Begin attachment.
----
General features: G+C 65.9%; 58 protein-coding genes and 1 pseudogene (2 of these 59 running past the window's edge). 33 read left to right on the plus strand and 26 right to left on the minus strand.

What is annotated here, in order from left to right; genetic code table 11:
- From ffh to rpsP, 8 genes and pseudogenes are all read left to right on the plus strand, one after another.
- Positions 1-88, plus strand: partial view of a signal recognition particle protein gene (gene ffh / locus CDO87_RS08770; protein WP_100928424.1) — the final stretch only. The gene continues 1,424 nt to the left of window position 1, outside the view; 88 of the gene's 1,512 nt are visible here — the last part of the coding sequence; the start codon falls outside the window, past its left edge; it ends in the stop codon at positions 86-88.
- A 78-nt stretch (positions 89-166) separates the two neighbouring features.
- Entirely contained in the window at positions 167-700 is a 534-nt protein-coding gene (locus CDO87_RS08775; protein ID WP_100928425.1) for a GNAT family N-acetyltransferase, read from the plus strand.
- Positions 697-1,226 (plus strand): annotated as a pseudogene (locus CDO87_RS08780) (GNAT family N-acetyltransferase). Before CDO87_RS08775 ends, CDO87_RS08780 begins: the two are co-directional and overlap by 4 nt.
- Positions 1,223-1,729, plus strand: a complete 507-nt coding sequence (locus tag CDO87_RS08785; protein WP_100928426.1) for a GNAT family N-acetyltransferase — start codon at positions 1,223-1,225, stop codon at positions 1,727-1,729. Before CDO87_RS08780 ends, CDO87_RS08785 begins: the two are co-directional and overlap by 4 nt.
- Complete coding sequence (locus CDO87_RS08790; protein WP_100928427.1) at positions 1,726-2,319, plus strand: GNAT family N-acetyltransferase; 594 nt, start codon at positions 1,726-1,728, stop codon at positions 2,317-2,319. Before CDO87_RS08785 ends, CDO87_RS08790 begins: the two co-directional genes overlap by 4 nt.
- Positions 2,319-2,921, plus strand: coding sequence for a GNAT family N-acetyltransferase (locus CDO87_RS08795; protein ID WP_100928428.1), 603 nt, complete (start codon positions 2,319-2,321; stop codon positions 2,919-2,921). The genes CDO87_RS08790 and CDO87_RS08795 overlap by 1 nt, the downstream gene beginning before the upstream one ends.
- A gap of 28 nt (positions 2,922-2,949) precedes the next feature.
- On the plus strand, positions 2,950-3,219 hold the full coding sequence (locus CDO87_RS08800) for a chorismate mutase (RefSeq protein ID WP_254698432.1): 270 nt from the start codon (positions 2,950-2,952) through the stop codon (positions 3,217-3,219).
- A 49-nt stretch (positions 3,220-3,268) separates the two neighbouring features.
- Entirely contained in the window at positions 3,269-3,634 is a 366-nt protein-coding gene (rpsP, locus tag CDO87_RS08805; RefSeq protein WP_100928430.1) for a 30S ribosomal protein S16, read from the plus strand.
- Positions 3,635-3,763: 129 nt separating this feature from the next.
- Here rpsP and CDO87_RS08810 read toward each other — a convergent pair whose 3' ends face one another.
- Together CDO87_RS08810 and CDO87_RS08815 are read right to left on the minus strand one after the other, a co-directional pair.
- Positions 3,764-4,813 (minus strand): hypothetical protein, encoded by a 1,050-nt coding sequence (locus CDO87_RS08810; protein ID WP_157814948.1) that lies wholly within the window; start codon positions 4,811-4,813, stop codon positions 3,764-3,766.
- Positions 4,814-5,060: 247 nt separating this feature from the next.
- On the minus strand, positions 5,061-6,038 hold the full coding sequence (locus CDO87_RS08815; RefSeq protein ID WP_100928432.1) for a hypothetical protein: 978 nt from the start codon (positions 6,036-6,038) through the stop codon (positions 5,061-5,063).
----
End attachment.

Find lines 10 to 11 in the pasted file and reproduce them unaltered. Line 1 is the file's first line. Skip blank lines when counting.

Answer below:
- Positions 2,319-2,921, plus strand: coding sequence for a GNAT family N-acetyltransferase (locus CDO87_RS08795; protein ID WP_100928428.1), 603 nt, complete (start codon positions 2,319-2,321; stop codon positions 2,919-2,921). The genes CDO87_RS08790 and CDO87_RS08795 overlap by 1 nt, the downstream gene beginning before the upstream one ends.
- A gap of 28 nt (positions 2,922-2,949) precedes the next feature.